Twitch might be synonymous with live-streaming games in the US, but in China, there are two giants dominating the field. Douyu is the larger of the two, but rival Huya is growing fast by focusing on a different target: Mobile games like Honor of Kings and PUBG Mobile.
Huya made its platform more mobile friendly in a bid to beat its larger rival, and in a way, it’s working. Huya’s 146 million monthly active users (MAUs) might fall short of Douyu’s numbers, but streamers on Huya are more engaged, and it’s making the platform significantly more money.
But before it was one of China’s main live-streaming giants, Huya -- literally “tiger’s teeth” in Chinese -- started out as the gaming-focused unit of YY, one of China’s earliest live-streaming platforms. YY eventually spun out Huya, which went public on the New York Stock Exchange in 2018 (joining YY in the US, where its listed on Nasdaq). While Huya today isn’t solely focused on gaming, it still gets 50% of its revenue from game live streaming.
Together with Douyu’s 160 million MAUs, the two live-streaming platforms now control over 60% of the market. Though Douyu has more users, data from analytics firm Measurable AI shows that Huya’s paying users spend an average of more than US$30 on the platform, which is three times more than the average Douyu user.
Huya’s success in courting loyal users owes a lot to its mobile strategy. The company has made its app as mobile-friendly as possible, putting an emphasis on mobile games and mobile esports tournaments.
While platforms like Amazon’s Twitch are still better designed for PC viewers in many ways, Huya’s strong focus on mobile appears to be paying off. According to its Q3 earnings report, the platform now has 63.8 million MAUs on mobile, or about 44% of its total user base.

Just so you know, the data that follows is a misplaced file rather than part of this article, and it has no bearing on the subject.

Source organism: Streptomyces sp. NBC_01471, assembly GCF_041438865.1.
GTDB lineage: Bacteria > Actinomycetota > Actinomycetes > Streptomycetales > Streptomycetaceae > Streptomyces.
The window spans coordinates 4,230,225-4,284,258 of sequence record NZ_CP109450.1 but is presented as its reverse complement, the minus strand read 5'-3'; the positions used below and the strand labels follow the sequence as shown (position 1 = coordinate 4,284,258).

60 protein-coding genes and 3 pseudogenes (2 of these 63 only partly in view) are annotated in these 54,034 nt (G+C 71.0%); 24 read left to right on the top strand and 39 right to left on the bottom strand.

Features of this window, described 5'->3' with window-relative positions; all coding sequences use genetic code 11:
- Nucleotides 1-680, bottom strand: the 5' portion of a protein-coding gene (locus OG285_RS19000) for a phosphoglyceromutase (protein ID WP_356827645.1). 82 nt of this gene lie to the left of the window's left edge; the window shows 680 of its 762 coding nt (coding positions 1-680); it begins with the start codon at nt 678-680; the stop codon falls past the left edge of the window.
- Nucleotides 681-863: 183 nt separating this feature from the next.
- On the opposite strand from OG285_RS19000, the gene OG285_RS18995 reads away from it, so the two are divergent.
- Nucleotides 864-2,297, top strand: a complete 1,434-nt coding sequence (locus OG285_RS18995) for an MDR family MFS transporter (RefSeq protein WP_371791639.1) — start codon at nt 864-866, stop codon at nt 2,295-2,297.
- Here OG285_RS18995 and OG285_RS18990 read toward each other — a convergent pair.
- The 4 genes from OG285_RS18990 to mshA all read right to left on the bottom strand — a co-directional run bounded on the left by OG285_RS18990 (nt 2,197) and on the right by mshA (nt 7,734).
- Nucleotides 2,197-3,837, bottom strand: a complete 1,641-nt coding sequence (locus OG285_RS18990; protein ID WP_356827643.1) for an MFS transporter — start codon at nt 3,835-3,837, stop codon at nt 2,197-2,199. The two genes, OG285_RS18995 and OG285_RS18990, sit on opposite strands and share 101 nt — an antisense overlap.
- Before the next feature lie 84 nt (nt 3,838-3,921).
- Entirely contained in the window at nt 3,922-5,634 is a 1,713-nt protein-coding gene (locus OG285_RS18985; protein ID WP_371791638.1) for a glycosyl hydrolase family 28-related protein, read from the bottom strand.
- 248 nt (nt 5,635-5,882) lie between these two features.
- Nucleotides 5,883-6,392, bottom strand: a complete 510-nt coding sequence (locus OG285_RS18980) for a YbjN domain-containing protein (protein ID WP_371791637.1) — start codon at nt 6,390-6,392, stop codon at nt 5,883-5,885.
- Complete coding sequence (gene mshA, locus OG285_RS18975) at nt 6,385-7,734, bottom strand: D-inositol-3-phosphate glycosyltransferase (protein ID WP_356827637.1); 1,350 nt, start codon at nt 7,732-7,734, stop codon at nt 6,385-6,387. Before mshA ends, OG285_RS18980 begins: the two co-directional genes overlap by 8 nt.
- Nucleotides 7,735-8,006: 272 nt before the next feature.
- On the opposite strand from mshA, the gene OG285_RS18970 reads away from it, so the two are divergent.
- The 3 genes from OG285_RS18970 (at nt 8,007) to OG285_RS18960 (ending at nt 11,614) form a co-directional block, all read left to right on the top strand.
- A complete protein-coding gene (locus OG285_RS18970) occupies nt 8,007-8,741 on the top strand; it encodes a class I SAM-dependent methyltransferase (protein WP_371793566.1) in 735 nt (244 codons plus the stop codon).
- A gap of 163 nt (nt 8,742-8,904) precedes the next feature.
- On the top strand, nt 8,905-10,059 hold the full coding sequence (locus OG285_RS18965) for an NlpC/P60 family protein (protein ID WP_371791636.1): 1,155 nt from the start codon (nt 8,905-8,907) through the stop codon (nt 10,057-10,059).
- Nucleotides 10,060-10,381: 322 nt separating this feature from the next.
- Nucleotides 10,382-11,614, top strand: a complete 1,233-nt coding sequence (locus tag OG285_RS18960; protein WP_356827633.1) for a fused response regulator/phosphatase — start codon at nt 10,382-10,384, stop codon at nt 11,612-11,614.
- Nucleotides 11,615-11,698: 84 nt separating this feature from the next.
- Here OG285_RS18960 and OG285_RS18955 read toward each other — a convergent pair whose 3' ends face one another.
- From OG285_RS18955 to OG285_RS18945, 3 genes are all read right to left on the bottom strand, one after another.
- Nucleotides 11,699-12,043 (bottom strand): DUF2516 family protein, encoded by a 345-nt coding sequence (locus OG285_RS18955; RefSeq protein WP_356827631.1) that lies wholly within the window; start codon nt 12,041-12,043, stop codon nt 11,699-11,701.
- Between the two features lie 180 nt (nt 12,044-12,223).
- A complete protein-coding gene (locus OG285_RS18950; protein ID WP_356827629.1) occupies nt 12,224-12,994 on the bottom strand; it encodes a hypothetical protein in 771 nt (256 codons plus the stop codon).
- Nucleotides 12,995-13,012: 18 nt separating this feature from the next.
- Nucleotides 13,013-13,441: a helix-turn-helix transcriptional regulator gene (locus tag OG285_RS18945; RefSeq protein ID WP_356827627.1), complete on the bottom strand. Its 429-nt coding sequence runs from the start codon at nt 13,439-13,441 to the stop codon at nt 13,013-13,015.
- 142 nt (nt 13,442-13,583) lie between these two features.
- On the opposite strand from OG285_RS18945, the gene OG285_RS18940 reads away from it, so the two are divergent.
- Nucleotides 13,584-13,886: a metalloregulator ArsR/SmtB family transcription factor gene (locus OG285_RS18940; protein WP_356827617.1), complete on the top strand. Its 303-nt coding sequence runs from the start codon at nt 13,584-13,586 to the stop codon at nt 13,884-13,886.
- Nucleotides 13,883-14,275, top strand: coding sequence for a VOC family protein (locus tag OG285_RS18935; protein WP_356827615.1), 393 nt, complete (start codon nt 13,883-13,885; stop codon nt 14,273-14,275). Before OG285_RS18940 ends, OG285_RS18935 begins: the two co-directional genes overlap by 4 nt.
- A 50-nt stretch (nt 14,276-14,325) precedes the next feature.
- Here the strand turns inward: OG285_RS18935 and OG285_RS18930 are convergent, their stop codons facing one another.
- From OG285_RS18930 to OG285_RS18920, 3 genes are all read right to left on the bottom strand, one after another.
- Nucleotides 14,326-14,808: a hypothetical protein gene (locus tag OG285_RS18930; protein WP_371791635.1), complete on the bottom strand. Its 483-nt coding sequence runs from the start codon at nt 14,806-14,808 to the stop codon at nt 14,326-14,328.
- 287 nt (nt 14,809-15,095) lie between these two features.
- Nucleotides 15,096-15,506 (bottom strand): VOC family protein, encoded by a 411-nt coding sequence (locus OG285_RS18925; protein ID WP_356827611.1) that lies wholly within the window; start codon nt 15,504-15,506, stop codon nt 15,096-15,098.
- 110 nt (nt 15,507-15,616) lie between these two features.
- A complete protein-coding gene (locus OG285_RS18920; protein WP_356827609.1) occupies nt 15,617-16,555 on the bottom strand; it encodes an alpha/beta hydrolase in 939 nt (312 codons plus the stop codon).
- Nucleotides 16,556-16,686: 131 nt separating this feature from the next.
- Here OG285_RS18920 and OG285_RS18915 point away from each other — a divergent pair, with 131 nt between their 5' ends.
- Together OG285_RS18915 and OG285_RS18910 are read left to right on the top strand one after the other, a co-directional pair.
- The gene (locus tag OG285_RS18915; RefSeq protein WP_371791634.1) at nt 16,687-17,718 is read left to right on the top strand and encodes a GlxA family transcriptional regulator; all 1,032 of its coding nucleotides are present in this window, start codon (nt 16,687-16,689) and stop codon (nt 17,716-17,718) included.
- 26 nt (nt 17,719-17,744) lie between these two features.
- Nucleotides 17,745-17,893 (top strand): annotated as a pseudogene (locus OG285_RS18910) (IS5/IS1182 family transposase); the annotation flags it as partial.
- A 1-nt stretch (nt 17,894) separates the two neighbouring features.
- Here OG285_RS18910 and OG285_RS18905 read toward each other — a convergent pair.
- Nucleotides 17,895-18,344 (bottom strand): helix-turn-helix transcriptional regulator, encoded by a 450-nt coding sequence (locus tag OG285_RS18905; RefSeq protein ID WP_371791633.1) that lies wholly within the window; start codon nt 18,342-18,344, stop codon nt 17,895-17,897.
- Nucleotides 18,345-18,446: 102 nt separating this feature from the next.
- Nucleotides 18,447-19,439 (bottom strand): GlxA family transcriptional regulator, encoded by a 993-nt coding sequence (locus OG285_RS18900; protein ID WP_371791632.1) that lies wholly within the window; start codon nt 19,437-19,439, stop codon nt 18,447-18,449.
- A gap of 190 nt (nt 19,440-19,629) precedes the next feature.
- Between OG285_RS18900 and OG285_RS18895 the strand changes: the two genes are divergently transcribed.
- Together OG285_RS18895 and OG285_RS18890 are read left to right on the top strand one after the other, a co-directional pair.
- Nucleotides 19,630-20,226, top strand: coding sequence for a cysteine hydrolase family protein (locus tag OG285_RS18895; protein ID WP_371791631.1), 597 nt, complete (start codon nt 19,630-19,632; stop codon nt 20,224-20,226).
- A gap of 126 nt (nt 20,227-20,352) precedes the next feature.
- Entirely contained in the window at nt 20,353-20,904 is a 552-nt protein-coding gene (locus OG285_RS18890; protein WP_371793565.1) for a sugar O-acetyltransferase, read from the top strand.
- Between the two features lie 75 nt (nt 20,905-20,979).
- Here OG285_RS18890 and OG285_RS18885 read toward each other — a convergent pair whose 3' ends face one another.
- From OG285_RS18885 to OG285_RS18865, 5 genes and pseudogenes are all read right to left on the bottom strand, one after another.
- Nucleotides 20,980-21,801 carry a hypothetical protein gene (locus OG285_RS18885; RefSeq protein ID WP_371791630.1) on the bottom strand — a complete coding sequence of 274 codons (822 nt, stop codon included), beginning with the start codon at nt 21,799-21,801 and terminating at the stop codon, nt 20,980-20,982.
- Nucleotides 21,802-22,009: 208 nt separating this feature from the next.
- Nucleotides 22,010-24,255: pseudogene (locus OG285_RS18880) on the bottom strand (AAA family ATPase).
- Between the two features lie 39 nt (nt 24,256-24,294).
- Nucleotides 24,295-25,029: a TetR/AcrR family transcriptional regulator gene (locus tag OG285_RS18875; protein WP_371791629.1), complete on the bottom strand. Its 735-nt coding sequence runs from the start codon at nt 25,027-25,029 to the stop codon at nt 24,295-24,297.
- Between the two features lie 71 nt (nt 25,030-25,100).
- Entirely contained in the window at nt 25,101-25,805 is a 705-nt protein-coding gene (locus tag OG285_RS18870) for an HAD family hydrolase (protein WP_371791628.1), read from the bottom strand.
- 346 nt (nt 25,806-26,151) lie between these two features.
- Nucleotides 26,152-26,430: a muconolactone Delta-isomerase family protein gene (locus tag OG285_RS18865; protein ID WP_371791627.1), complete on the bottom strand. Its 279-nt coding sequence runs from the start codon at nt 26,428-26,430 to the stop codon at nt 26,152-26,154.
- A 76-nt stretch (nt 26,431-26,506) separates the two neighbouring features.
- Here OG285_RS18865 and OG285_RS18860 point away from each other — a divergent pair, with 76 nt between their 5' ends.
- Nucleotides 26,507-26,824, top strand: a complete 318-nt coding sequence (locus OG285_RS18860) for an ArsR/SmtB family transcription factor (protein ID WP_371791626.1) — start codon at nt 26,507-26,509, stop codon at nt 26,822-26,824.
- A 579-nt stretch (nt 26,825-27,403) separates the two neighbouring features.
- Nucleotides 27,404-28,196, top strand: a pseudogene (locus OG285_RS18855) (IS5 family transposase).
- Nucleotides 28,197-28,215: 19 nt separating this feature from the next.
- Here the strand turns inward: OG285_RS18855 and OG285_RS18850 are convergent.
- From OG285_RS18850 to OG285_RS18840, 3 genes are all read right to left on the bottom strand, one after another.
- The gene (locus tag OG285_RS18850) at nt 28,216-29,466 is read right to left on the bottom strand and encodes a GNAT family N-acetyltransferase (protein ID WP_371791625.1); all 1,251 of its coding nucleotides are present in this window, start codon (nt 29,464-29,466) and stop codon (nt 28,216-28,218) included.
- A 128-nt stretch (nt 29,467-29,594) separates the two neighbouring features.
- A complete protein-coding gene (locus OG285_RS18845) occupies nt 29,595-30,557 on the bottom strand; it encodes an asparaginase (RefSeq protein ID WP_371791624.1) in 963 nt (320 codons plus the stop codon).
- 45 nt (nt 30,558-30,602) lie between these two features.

Huya’s focus on mobile games has been effective, and not just at home. The company’s overseas division, Nimo TV, has surpassed YouTube to have the most hours live streamed for mobile games.
Huya’s strategy is also working in another way: The company makes more money than its rival, even with fewer users. In Q2 2019, Huya made 2 billion yuan (US$284.6 million) in revenue while Douyu made 1.87 billion yuan (US$266.1 million). In Q3, Huya’s revenue rose to 2.3 billion yuan (US$327.3 million).
A whopping 95% of this revenue comes from virtual gifts. Users of the platform can send virtual gifts to their favorite streamers, and Huya takes a cut. It’s a popular monetization tool on Chinese streaming platforms, and Huya’s loyal user base appears to be giving it an edge.
Besides live-streaming, Huya is also actively investing in esports. Most recently, the company acquired a US$30 million minority stake in the German esports tournament organizer ESL.
Huya has also moved into the game publishing business. The company is the publisher in Asia for the popular Finnish RPG game Control. It is also looking to publish an upcoming Chinese FPS game named Boundary in the near future.
But the competition with Douyu is still raging, having recently moved on to poaching talent. Douyu recently poached top Honor of Kings (also known as Arena of Valor) streamer Zhang Daxian from Huya. Another up-and-coming Chinese video platform, Kuaishou, is challenging Huya’s dominance on the mobile front by entering mobile game live-streaming.
But however the Douyu vs Huya battle shakes out, one stakeholder is going to be very happy. Tencent has major stakes in both platforms. The Chinese tech giant is Douyu’s biggest shareholder with 40.1%, and it’s Huya’s second largest shareholder behind only YY.